Experiment that can end party booth era

Every political party has set up up a counter near each polling station to guide voters

Written by Sukhdeep Kaur | Chandigarh | Published: February 3, 2012 12:38 am

An established election tradition could be on its way out,with a successful experiment in Punjab paving the way for its replication,and possible extension,in Uttar Pradesh.

Over the years,every political party has set up up a counter near each polling station to guide voters. This has sometimes caused psychological intimidation and even led to law and order situations. Now,the Election Commission is considering banning such counters,after they were pushed to the margins by the Punjab experiment — home delivery of voter slips.

Almost all 1.76 crore voters had slips delivered at home by the EC’s foot soldiers ahead of January 30. And this,the Election Commission feels,was the reason Punjab saw its highest turnout ever,78.57 per cent.

“Though we did not deny parties the right to set up their own booths near polling stations,the fact that 99.67 per cent voters were provided photo-identity cards and parchis were delivered by block-level officers at home also brought out many to vote,” said chief electoral officer Kusumjit Sidhu.

Previously,the voter had to walk to party booths,mainly the Akali Dal’s or the Congress’s,to get details such as their voter number. At many places,a party’s local cadre would distribute these slips after deciding a voter’s political inclinations.

The EC is now considering doing away with party counters completely,or at least in some phases in Uttar Pradesh. CEO Sidhu is learnt to have already conveyed this to the EC.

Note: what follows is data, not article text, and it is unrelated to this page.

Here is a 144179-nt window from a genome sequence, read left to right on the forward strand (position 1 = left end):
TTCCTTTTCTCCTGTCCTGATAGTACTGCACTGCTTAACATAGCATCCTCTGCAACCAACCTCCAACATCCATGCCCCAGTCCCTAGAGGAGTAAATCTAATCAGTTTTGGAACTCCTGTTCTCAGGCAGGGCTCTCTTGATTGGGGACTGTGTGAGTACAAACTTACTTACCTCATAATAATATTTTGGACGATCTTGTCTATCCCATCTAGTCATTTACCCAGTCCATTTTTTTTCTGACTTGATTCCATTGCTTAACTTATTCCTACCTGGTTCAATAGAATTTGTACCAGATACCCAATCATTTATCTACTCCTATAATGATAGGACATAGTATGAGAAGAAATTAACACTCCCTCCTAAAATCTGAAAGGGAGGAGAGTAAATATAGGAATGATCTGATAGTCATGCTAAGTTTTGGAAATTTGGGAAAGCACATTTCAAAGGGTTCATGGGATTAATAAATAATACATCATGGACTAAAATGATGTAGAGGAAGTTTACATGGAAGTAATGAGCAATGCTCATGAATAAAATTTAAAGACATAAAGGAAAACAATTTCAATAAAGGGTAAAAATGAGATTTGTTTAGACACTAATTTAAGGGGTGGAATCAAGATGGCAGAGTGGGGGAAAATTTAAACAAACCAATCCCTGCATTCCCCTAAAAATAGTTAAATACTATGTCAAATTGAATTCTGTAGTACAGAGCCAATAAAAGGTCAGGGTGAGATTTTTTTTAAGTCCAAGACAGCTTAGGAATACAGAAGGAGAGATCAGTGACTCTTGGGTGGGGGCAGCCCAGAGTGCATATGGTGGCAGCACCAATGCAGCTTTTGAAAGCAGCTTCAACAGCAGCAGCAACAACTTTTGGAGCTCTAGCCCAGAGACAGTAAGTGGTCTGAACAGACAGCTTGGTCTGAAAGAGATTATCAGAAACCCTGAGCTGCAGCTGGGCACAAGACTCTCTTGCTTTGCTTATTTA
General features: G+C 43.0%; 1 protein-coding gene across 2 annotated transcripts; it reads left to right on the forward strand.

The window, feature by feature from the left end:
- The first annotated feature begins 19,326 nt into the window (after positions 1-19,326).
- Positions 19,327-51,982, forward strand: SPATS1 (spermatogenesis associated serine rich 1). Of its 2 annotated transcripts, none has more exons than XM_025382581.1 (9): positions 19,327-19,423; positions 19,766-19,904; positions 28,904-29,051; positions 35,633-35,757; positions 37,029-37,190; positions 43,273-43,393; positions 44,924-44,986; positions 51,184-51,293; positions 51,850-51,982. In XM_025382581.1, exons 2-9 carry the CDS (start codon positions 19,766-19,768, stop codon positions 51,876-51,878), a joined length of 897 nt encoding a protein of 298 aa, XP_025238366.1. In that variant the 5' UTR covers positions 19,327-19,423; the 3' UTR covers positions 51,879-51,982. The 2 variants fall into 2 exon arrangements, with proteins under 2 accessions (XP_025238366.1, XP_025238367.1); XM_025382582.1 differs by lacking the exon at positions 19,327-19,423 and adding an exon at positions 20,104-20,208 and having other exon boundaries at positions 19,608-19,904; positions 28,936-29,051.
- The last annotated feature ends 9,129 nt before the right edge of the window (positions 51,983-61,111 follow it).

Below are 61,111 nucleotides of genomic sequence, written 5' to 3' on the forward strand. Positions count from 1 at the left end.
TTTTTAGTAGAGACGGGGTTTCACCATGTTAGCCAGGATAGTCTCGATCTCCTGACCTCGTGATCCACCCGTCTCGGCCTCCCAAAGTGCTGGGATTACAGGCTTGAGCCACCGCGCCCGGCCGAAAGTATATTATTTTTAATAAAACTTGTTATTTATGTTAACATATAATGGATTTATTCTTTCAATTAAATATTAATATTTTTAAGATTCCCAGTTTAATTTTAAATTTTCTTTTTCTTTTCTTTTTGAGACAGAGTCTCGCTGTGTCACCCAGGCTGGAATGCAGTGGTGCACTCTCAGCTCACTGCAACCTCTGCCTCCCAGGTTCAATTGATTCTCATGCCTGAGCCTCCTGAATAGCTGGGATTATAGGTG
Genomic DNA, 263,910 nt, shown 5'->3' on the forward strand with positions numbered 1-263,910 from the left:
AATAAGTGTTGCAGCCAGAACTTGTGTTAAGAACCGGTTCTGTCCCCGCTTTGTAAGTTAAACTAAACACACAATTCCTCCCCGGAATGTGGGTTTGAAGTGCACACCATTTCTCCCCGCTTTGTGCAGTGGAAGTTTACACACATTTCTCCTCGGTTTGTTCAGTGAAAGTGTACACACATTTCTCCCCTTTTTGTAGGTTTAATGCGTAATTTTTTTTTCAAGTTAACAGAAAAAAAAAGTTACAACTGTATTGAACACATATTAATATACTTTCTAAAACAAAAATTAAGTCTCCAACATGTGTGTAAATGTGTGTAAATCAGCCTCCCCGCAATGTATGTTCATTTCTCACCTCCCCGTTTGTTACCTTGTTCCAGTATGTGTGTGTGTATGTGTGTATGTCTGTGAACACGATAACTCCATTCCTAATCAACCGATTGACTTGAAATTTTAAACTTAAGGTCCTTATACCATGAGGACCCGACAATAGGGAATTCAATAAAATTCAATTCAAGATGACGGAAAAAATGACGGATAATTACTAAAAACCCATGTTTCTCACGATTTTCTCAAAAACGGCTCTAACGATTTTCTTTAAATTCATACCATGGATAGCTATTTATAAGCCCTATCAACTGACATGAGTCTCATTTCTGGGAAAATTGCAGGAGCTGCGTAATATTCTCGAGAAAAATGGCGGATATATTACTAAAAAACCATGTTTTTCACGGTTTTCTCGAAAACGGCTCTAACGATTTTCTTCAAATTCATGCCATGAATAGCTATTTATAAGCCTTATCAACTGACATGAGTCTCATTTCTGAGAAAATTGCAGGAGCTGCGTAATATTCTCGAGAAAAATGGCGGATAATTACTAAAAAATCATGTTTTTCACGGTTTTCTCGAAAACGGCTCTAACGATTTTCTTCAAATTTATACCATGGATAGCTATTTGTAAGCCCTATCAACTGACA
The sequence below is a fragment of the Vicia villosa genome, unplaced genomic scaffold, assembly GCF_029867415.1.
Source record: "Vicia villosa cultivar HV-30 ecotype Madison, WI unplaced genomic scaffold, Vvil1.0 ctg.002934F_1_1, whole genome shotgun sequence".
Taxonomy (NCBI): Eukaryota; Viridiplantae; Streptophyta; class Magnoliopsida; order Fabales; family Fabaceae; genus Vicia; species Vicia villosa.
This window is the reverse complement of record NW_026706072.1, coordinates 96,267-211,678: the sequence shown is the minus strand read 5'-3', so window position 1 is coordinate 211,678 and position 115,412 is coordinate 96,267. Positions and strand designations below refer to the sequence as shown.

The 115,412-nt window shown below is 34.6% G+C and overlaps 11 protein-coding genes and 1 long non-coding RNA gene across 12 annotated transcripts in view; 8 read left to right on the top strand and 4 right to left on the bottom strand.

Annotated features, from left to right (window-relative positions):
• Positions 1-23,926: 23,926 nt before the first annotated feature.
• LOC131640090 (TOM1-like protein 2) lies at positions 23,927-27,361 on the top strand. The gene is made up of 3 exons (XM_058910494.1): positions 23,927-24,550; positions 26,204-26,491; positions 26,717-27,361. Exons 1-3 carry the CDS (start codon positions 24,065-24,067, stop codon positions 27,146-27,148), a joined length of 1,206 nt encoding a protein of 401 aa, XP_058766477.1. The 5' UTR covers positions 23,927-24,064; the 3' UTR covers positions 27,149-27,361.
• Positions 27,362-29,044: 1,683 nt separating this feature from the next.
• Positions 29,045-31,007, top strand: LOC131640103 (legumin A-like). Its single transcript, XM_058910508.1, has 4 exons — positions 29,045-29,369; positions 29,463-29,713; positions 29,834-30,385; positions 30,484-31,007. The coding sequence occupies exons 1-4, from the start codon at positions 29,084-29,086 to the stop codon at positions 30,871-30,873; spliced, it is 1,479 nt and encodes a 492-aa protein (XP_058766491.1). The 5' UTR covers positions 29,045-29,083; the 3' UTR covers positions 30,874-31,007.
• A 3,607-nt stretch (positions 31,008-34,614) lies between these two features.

Even political parties have credited the high turnout to the slips reform. “Among voters,about 10 per cent are reluctant to be identified with a political party,” said Kushaldeep Dhillon,Congress general secretary and working with Captain Amarinder Singh. “This time round,it was the EC’s block-level officers who went to their homes. This brought out even the reluctant voter.”

Many political parties had sought permission to set up their counters outside the polling stations,EC officials say,but not all of them actually ended up doing so. “While some parties did not set up booths,those that did had little to do,” an official said. “At many places,party counters found no takers and could be seen abandoned by mid-day.”

Reports received from all returning officers have stated that there very very few law and order problems because of the near absence of these booths.

As many as 19,841 booth-level officers,one for each polling station,had been tasked with the home deliveries. In fact,three or four BLOs were suspended following reports that they had failed to deliver their slips.

As a backup,the EC had got two sets printed of the 1.76 crore slips. This was to ensure that anyone who didn’t get the slip at home could get it at the polling station.

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